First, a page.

ASH Media Briefing: Health Improvement and Protection Bill Smoking in Workplaces and Enclosed Public Places



Monday 10 October 2005

ASH Media Briefing: For Immediate Use, Monday 10th October 2005

Health Improvement and Protection Bill
Smoking in Workplaces and Enclosed Public Places

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THE CABINET MAY DISCUSS THE FINAL FORM OF SMOKEFREE LEGISLATION AT ITS MEETING ON THURSDAY 13th OCTOBER.

This brief summarises the latest evidence on the issue and gives some forecasts about the likely outcome of the Cabinet discussion. ASH is available to provide further briefing, advice and comment on request.

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Introduction

1.      Action on Smoking and Health (ASH) welcomed the proposal in the White Paper on public health, published in November 2004, for legislation to end smoking in the great majority of workplaces and enclosed public places. This proposal was also contained in the Labour Party’s General Election manifesto (in Chapter 4 under “Healthy Choices for All”). A Health Improvement and Protection Bill was included in the Queen’s Speech on 17th May 2005. The Bill has flagship status.

2.      An end to all smoking in workplaces and enclosed public places would protect non-smokers from the damaging effects of secondhand smoke, and would encourage many smokers to quit.

3.      The final Cabinet decision on the smokefree provisions in the Health Bill was delayed from the original date of Thursday 6th October. It is believed that Health Secretary Patricia Hewitt wanted more time to prepare submissions and persuade Cabinet colleagues. The debate in Cabinet will be about whether:

·         To adopt the original proposals in the November 2004 (which allowed for exemptions for some pubs and clubs)

·         To opt for comprehensive legislation, coming into effect some time in 2007

·         To opt for comprehensive legislation but to delay the start date, possibly until after the next Election, or

·         To find some other partial or compromise solution – possibly allowing separate “smoking rooms” in pubs with more than one room.

4.      We believe that the Cabinet is now more likely than not to agree to comprehensive smokefree legislation. This view is shared by industry representatives – the Morning Advertiser of 6th October reported that “the Govt is more likely than ever to push for a complete pub smoking ban after it emerged that the Dept of Culture Media and Sport has recommended the move, the Morning Advertiser has learnt … Association of Licensed Multiple Retailers chief Nick Bish said the final decision will probably rest with the Prime Minister. But he expects the Cabinet to unite behind a full ban after sources in DCMS indicated that Culture Secretary Tessa Jowell favoured such a move…”

5.      Relevant Departments believed to support this course of action are: the Treasury (which commissioned the Wanless report on public health that led to the November 2004 White Paper), ODPM (responsible for local Government, which would need to enforce the legislation), DCMS (responsible for the leisure industry and tourism), the Department of Work and Pensions (to which the Health and Safety Commission reports), and possibly the Home Office and Cabinet Office.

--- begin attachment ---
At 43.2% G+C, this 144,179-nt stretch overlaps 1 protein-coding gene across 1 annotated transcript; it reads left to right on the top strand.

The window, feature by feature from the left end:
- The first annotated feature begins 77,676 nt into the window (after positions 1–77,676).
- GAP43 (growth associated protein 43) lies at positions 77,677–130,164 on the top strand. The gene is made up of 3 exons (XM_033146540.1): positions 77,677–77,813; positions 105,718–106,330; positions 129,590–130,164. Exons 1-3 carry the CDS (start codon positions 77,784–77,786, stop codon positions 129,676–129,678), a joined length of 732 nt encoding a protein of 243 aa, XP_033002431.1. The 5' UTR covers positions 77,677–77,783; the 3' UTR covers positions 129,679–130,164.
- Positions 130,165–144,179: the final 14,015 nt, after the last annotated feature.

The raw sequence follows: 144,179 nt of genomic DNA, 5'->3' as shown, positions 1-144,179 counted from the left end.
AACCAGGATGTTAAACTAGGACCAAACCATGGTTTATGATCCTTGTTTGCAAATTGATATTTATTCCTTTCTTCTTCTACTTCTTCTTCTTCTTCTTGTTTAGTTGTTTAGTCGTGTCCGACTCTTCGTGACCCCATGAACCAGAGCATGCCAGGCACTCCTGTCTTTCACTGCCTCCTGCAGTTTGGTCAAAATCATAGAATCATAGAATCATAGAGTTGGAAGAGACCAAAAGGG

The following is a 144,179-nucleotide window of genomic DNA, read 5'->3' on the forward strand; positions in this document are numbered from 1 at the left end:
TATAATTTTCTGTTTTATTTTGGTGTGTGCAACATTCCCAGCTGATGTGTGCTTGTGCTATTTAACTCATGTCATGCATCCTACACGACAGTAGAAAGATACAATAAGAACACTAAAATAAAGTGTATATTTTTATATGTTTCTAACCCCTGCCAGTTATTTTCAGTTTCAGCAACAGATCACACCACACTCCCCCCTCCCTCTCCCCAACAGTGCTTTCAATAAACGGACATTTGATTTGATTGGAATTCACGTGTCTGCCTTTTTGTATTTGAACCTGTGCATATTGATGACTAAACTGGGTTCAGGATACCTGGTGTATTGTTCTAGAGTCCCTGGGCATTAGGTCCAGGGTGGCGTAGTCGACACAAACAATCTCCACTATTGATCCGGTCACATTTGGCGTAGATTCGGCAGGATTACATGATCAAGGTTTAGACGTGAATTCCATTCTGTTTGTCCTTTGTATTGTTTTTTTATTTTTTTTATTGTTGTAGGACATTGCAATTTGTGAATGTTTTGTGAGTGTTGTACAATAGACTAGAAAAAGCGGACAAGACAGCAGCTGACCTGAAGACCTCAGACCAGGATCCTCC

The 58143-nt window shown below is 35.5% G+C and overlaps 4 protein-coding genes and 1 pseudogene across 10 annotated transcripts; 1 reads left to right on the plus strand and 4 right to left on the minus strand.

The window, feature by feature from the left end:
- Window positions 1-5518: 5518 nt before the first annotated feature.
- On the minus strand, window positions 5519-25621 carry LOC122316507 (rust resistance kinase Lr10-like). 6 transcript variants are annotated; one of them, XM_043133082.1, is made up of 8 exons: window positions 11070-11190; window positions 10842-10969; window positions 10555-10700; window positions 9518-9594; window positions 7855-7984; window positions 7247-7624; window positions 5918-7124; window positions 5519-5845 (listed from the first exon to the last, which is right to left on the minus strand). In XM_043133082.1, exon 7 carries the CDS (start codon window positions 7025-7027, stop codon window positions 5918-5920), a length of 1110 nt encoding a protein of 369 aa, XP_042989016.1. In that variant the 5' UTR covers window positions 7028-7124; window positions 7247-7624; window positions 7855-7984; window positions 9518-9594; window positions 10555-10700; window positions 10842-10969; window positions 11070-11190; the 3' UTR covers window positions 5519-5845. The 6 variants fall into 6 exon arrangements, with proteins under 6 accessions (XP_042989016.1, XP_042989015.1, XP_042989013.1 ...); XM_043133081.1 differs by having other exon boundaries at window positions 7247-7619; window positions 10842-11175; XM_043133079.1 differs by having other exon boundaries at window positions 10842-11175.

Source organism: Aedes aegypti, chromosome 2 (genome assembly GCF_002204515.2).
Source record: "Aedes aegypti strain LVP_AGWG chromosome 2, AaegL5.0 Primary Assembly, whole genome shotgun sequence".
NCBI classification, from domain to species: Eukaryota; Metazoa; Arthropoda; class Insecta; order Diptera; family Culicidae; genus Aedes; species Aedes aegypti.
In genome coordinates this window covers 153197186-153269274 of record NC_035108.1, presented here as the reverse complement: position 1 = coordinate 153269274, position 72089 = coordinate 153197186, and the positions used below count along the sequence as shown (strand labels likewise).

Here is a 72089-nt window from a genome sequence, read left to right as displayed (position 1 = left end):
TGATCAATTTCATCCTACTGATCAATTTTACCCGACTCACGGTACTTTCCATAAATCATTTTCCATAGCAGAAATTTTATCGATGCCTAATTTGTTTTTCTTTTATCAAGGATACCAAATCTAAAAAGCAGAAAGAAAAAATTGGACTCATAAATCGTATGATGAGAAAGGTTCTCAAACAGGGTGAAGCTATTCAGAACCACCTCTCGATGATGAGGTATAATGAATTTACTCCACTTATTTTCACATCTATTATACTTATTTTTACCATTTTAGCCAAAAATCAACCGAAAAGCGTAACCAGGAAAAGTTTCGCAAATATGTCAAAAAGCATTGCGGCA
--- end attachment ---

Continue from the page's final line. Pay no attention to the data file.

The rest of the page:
6.      However, likely opponents of comprehensive legislation include Defence Secretary John Reid, who as Health Secretary produced the much criticised proposal to exempt some pubs and clubs. He may argue that Labour should stick to its precise Election manifesto commitment (see below) and that comprehensive legislation would not be supported by some Labour core voters (he attracted controversy as Health Secretary by describing smoking as a “working class pleasure”.)

Manifesto, White Paper and DH Consultation Document

7.      The Labour Party manifesto commitment read: “We recognise that many people want smoke-free environments and need regulation to help them get this. We therefore intend to shift the balance significantly in their favour. We will legislate to ensure that all enclosed public places and workplaces other than licensed premises will be smoke-free. The legislation will ensure that all restaurants will be smoke-free, all pubs and bars preparing and serving food will be smoke-free; and other pubs and bars will be free to choose whether to allow smoking or be smoke-free. In membership clubs the members will be free to choose whether to allow smoking or to be smoke-free. However, whatever the general status, to protect employees, smoking in the bar area will be prohibited everywhere.

These restrictions will be accompanied by an expansion of NHS smoking cessation services to encourage and support smokers to improve their own health by giving up smoking. Starting with the poorest areas of the country we will introduce health trainers to help people maintain their healthy choices. By 2010, through this activity we plan to reduce the health inequalities that exist between rich and poor.”

8.      Chapter 4, paragraph 77 of the White Paper sets a relatively long time-table to implement smoking restrictions, as follows:

·  by the end of 2006, all government departments and the NHS will be smoke-free;

·  by the end of 2007, all enclosed public places and workplaces, other than licensed premises (and those specifically exempted) will, subject to legislation, be smoke-free;

·  by the end of 2008 arrangements for licensed premises will be in place.

9.      The public health lobby has serious concerns about the proposed exemptions for pubs that do not serve prepared food and for private membership clubs. We believe that these exemptions cannot be justified on health and safety grounds, would significantly undermine the purpose of the legislation, and would sharply reduce the impact of the legislation on health inequalities. We also believe that the timescale for the proposed changes is too long – we have suggested that the legislation should come into force by Spring 2007.